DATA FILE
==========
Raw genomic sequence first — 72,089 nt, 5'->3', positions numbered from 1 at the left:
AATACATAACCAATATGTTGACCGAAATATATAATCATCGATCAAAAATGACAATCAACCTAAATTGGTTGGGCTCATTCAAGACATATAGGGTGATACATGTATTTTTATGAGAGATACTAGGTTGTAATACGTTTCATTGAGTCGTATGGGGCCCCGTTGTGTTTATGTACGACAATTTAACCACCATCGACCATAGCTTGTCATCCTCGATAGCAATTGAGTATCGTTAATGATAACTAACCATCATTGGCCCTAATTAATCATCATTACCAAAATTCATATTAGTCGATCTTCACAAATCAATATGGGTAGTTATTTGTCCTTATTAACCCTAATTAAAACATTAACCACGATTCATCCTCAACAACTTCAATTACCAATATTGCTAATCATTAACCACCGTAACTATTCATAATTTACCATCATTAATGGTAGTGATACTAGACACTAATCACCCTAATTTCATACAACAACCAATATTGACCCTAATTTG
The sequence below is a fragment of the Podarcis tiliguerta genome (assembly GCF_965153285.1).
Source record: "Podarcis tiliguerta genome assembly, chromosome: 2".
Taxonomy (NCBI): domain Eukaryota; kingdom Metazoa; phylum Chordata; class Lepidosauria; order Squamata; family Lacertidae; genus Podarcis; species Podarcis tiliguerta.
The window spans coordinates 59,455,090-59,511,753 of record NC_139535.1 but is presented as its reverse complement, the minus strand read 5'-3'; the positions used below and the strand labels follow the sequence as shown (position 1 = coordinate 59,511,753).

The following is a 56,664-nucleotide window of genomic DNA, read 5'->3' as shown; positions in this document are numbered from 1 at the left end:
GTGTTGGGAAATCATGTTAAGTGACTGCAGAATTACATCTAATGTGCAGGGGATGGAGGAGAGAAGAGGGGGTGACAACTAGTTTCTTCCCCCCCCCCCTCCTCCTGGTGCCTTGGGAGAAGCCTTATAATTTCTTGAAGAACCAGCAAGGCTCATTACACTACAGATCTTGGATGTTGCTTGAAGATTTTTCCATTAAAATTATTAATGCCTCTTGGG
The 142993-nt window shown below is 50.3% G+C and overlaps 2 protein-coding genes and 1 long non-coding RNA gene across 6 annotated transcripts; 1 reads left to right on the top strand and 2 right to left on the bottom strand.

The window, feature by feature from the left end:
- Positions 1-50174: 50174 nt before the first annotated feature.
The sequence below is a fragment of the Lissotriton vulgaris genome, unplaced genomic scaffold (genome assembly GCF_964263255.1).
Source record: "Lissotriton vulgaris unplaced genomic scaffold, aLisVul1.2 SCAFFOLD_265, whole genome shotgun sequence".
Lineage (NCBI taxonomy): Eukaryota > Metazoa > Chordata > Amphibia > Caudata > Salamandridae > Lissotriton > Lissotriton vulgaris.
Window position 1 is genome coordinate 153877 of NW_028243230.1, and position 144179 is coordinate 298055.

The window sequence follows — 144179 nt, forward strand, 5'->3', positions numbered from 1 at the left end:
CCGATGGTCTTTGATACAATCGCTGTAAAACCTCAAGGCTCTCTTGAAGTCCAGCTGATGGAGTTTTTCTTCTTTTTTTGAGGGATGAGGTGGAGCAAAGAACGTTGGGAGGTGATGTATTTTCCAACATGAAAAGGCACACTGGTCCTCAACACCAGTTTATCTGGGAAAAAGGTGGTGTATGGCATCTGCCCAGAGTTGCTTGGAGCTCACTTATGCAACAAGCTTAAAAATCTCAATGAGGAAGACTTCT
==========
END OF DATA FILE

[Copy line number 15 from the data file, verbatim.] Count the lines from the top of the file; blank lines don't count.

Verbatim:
Window position 1 is genome coordinate 153877 of NW_028243230.1, and position 144179 is coordinate 298055.